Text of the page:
Transnational Trade-Based Money Laundering (“TBML”) constitutes one of the most challenging and malevolent forms of money laundering to investigate. According to Immigration and Customs Enforcement (“ICE”), “Criminal organizations frequently exploit global trade systems to move value around the world by employing complex and sometimes confusing documentation associated with legitimate trade transactions.” The flagrant volume of the criminal activity has resulted in ICE establishing the Trade Transparency Unit, designed to target transnational trade-based money laundering worldwide.
This shouldn’t surprise you, since criminals are now seeking novel and creative means to effectuate money laundering and subsequently escape detection. Your financial institution’s BSA/AML program will be strengthened and benefit tremendously if you undertake efforts to educate employees on key elements of TBML to pay attention to in their daily money laundering investigations. Reputational risk at your financial institution will also remain minimized with a focus on extinguishing egregious and often disregarded methods of money laundering, as these criminals will ultimately be coerced into locating other outlets to perpetuate their illicit behaviors.
TBML scheme types vary; however, regardless of the degree of the complexity of the scheme, consistent elements can be realized across the TBML landscape. Your financial institution should particularly look our for its customer’s involvement in occupations or businesses in which there is misrepresentation of the price, quantity, quality or process associated with imports or exports. This article discusses, specifically, the “gray market” or “parallel imports” market, defined as markets where commodities are traded through distribution channels that maintain illegal components to their processes, unintended by the original manufacturer.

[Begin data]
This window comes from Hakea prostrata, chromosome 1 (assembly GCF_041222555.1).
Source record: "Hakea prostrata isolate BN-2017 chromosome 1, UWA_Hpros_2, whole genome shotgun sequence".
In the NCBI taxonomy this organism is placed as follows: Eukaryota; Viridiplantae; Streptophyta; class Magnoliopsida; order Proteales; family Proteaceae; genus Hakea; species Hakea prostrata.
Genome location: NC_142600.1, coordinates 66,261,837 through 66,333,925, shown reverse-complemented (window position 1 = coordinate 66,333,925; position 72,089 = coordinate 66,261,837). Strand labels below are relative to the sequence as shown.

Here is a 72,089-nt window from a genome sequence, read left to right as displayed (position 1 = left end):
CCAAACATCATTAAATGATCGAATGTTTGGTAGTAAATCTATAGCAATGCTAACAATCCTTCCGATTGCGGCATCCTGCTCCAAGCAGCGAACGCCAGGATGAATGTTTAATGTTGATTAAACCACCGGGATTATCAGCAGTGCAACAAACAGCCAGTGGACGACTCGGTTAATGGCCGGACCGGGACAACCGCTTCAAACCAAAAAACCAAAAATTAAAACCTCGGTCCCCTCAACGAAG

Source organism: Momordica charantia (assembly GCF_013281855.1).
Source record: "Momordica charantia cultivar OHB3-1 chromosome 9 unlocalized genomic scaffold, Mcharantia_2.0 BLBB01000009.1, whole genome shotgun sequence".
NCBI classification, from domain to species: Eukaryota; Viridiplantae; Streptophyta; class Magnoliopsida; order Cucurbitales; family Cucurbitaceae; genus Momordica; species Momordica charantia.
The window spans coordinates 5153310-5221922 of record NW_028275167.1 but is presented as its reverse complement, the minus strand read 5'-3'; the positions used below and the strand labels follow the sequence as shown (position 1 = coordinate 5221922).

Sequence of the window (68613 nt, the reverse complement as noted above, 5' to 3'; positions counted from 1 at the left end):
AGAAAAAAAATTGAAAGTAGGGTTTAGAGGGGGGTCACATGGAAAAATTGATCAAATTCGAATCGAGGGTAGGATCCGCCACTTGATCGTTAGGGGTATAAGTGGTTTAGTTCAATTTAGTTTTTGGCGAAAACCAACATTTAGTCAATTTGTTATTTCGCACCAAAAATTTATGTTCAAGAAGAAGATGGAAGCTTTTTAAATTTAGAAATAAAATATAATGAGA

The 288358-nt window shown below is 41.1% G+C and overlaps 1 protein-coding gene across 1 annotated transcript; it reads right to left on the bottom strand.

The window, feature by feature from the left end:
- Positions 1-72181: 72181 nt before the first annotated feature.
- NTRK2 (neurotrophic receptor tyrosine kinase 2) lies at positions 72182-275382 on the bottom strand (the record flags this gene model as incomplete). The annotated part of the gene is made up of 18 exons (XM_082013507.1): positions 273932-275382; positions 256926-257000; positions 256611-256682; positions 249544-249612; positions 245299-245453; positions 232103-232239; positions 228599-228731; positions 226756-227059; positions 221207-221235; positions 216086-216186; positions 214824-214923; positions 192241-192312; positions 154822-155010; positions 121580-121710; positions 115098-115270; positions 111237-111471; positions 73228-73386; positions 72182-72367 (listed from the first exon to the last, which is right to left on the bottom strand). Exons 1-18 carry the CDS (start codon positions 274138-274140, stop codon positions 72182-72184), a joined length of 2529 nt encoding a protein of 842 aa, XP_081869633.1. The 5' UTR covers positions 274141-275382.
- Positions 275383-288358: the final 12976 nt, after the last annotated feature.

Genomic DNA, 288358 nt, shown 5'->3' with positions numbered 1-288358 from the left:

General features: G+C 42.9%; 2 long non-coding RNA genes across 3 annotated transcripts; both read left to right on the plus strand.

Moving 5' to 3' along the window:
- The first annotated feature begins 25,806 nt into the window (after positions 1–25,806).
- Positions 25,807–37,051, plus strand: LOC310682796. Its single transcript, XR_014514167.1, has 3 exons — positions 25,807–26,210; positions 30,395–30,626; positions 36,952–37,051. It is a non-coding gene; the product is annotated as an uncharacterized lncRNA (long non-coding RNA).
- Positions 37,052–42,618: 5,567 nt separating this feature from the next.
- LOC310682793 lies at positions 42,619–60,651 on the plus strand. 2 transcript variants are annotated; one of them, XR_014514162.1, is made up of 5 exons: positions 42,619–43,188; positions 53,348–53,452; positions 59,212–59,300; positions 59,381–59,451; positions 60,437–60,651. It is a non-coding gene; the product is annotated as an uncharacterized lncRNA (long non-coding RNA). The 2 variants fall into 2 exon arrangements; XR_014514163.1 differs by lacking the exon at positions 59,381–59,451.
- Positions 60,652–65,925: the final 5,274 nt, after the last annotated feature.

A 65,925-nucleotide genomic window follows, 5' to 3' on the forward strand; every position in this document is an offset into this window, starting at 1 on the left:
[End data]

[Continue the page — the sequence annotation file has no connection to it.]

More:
Powdered Infant Formula (Parallel Imports Market)
Powdered infant formula is an example of a commodity that remains in high demand in China. In 2008, Chinese infant formula was adulterated with a plastic substance called melamine. As a result, the supply and demand for quality powdered baby formula in China erupted with formula being exported to China from around the world. This method of TBML is known as “over-or under-invoicing goods and services,” and it involves the misrepresentation of the price of goods in order to transfer additional value between importer and exporter.
Let us discuss how simple infant formula translates to a TBML schematic. Our endeavor commences at a restaurant. Restaurant employees skim customer’s credit cards in an effort to establish the means of purchasing infant formula for export. Customers’ finds are funneled from multiple restaurant accounts into a master account, which is utilized to purchase Prepaid Products. The proceeds of the Prepaid Products are consolidated, and they are subsequently used to purchase $250,000 in powdered infant formula in preparation for export to China. During a standard money laundering investigation at a bank, the BSA/AML investigator performed additional research on an accountholder’s IP address. A simple Google search of the IP address led to a Chinese blog, where the aforementioned accountholder was advising others to refrain from using a particular shipping company due to his $250,000 shipment being stolen from him when it reached the port. The irony!
Export Vehicles (Vehicle Gray Market)